Trombonist Curtis Fuller
Curtis Fuller was a pioneer of the hard bop era in the late '50s and early '60s, appearing on some of the biggest jazz hits of the time. Fuller died this year, leaving behind a long musical legacy. KNKX jazz host Abe Beeson looks back at this underappreciated master of the trombone.
“Blue Train” from 1957, one of John Coltrane’s first hits, had a young Lee Morgan on trumpet and featured the powerful Curtis Fuller on trombone. Fuller had just arrived in New York that year, after establishing himself as a member of Detroit’s incredibly talented pool of emerging jazz stars. But his life had difficult beginnings.
Curtis Fuller’s father died before he was born, and he was just 9 years old when his mother passed away, leaving him in the care of a Jesuit orphanage.
One of the nuns there took young Curtis to see the Illinois Jacquet band featuring star trombonist J.J. Johnson, and his passion for jazz was born.
Fuller matured as a teenager in Detroit along with some of the greatest jazz musicians of all time – his high school friends: Tommy Flanagan, Milt Jackson, Donald Byrd and Paul Chambers.
Fuller joined fellow Detroiter Yusef Lateef’s band in New York in 1957, and along with the Blue Train album, he stared recording with his own groups as well.
In 1960, his friend saxophonist Benny Golson asked him to join the Jazztet with trumpeter Art Farmer and – in one of his first recordings – pianist McCoy Tyner. The group’s “Killer Joe” went on to become a big jukebox hit.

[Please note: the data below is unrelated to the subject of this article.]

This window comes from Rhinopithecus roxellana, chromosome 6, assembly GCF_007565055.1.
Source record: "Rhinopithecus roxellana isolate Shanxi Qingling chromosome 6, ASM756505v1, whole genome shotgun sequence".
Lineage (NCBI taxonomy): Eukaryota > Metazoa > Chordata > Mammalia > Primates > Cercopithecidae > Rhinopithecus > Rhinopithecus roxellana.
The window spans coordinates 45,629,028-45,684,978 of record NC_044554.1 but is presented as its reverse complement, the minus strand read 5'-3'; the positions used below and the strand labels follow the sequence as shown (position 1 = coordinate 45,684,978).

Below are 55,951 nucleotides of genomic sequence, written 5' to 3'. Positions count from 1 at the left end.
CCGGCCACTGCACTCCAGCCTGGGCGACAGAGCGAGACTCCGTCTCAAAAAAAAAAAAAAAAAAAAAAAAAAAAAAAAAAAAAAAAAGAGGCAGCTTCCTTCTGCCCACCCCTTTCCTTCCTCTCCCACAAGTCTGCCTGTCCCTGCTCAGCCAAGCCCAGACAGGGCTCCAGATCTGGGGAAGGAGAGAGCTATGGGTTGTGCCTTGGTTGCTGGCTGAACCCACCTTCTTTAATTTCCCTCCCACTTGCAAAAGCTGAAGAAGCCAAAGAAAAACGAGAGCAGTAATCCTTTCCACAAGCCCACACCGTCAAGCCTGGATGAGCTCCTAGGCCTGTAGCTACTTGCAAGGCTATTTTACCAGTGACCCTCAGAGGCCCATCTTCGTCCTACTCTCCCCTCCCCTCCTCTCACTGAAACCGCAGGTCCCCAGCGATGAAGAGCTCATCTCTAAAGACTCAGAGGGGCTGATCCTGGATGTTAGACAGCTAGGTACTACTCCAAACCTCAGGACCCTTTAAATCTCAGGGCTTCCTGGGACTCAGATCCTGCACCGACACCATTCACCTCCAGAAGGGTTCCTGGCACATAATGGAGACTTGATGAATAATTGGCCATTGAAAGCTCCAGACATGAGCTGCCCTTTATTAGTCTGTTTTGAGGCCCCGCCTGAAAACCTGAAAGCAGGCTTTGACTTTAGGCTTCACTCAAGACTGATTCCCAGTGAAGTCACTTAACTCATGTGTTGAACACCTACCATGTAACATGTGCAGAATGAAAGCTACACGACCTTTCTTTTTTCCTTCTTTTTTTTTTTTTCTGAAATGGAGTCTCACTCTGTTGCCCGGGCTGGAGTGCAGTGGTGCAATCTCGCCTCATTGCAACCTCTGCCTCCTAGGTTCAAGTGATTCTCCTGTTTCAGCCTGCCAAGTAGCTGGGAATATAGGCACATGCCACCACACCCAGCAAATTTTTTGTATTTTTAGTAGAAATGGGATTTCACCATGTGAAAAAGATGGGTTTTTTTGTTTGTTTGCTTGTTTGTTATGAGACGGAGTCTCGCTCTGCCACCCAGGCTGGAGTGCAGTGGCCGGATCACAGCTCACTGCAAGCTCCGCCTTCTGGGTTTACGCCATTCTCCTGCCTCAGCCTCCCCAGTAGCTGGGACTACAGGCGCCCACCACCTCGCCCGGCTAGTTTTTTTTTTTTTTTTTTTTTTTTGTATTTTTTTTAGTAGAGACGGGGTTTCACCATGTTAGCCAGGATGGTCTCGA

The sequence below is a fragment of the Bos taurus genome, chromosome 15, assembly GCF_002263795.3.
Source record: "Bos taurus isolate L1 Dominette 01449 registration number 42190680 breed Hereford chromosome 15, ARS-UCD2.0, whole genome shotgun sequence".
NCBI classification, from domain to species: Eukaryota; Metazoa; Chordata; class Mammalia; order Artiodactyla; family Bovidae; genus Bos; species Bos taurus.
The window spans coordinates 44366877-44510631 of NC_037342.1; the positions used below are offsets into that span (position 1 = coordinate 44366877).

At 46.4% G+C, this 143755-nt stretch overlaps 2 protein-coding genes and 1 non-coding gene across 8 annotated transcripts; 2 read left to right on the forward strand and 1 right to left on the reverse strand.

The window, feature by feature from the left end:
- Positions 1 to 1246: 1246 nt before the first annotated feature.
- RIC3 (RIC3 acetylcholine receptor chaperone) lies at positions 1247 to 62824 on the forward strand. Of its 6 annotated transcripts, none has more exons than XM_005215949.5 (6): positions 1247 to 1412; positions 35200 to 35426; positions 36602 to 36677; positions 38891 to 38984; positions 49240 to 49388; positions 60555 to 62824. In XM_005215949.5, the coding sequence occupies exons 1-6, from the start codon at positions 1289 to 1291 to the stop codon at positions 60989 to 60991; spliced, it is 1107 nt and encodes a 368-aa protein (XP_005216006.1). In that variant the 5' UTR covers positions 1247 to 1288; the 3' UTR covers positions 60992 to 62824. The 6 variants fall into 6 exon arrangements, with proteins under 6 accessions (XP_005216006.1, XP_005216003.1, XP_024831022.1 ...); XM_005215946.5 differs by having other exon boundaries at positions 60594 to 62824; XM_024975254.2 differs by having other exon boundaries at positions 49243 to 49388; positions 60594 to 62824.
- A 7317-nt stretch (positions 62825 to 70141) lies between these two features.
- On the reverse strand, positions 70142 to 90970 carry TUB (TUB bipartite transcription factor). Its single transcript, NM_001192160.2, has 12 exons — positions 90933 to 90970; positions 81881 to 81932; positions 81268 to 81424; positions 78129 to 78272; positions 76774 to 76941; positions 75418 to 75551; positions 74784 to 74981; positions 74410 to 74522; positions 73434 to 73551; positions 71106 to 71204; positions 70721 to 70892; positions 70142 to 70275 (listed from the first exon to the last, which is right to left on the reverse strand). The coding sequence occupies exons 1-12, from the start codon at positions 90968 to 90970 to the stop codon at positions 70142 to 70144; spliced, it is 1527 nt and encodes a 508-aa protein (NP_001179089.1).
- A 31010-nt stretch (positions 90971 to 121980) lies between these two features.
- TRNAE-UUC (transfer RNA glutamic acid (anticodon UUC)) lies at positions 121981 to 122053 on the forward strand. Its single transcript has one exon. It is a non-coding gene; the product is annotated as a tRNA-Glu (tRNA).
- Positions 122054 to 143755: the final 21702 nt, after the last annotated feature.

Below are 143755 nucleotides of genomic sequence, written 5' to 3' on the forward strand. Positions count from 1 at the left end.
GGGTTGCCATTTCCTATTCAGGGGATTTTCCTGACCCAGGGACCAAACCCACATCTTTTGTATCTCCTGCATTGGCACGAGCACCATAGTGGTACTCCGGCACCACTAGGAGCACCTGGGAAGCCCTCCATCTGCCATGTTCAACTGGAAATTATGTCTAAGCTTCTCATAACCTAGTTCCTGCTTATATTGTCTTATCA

Fuller stayed with the Jazztet for five years, also working with Art Blakey’s Jazz Messengers and, later in his career, with Dizzy Gillespie. Fuller lost one of his lungs to cancer in the '90s, but reinvented his breathing technique and released a string of albums around the turn of the century.
I talked to trombone great Julian Priester at a recent Seattle Jazz Fellowship meeting, and he told me that his friend Fuller was an underappreciated pioneer of the hard bop era. But he was too often under the influence of his first hero:
“When you listen to Curtis, you think about J.J. – that’s not what you want," said Priester. "I mean, you can’t blame him, because J.J. Johnson was a monster! It’s not a fault to sound like J.J. Johnson. That’s no easy thing to do, you know? So, I have to give him credit for being able to do that.”
In 2007, Fuller was named a National Endowment for the Arts Jazz Master, the country’s highest official honor for a jazz musician. His powerful sense of swing and love of melody made him a legend.
Curtis Fuller died in Detroit this past spring. He was 88 years old.